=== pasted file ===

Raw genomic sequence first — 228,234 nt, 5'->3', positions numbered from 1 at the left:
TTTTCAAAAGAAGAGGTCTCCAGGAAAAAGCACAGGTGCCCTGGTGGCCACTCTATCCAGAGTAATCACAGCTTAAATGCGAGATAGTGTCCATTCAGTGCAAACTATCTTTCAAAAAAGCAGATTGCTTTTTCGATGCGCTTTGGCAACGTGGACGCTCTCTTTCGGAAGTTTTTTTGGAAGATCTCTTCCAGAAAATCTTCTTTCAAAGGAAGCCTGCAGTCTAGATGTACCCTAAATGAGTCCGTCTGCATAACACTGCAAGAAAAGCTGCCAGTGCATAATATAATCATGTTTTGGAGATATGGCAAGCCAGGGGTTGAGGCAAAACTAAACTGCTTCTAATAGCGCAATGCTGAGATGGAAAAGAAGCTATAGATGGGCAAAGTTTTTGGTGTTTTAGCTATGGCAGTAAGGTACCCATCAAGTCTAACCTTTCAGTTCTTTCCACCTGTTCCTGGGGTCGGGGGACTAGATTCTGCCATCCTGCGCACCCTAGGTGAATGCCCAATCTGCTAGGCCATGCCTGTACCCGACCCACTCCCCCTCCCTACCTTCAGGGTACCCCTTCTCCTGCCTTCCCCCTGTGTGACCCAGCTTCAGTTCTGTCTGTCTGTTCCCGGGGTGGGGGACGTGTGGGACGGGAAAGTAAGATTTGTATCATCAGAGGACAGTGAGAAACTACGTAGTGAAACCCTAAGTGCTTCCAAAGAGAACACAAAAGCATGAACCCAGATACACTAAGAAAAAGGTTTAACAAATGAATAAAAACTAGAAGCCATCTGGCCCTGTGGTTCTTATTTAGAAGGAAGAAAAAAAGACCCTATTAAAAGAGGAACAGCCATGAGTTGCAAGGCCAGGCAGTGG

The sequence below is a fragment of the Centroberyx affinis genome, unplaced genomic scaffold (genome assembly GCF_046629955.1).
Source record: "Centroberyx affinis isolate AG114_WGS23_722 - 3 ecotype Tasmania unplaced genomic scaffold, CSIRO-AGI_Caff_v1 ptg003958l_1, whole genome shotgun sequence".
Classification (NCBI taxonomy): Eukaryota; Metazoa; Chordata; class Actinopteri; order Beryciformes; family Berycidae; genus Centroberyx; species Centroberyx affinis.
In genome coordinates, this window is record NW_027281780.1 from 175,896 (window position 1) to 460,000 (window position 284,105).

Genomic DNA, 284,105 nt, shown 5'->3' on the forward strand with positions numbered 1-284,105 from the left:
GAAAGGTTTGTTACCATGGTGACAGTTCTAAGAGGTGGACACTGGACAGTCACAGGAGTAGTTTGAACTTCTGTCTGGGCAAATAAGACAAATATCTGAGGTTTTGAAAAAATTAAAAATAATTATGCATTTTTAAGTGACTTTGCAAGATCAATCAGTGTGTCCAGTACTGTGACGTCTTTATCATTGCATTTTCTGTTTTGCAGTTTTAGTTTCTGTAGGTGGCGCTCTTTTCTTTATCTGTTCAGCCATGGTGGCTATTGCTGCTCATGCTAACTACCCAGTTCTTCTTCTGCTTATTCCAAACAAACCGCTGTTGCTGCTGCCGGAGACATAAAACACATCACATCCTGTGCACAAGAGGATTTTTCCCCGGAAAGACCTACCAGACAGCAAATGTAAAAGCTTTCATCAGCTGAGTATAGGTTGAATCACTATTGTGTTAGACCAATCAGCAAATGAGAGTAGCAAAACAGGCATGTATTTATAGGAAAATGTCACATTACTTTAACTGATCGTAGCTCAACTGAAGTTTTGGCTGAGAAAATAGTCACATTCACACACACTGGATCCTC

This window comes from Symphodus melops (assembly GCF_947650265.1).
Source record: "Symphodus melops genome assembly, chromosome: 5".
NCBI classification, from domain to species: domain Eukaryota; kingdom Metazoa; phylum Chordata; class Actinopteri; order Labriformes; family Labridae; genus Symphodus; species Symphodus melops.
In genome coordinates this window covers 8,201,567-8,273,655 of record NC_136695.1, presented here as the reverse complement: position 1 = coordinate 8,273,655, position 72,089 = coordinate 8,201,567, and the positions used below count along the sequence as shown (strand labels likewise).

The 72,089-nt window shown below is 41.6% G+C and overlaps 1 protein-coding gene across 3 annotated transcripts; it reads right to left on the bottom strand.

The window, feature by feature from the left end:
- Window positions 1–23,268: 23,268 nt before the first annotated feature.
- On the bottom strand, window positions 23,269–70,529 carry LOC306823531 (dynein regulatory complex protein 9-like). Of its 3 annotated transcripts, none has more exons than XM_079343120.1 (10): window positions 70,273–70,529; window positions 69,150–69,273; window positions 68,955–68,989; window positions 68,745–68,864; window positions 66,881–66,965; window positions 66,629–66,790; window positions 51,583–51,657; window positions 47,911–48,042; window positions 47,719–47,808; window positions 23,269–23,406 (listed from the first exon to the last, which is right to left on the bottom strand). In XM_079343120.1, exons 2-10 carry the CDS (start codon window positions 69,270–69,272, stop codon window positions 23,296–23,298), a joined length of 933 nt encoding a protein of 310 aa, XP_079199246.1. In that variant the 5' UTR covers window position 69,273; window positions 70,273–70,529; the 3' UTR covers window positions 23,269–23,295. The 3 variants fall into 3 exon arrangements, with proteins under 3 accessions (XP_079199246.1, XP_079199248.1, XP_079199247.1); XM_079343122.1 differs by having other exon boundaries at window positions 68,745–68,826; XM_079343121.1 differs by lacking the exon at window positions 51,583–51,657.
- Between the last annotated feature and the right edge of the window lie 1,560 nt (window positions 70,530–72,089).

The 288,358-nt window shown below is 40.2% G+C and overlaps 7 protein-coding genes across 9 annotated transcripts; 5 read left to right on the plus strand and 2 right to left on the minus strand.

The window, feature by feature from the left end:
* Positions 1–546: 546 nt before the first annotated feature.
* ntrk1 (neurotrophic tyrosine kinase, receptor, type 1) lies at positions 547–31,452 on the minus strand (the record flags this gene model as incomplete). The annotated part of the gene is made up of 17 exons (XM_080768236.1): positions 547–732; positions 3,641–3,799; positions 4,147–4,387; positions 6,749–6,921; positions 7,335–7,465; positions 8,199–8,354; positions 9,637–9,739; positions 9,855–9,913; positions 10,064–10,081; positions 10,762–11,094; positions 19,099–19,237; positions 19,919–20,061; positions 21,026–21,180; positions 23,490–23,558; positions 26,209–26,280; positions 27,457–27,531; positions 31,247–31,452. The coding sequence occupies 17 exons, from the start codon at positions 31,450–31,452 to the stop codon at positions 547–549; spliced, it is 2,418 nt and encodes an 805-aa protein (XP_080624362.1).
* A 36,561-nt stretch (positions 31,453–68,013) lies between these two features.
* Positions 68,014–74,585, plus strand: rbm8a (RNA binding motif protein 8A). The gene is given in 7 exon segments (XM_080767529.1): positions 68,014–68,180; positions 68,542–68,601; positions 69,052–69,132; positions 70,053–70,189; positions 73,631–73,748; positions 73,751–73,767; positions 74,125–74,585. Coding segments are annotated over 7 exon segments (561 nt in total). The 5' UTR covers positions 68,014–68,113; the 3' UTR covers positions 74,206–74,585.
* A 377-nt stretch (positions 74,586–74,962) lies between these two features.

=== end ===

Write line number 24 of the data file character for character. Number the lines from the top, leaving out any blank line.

* A 377-nt stretch (positions 74,586–74,962) lies between these two features.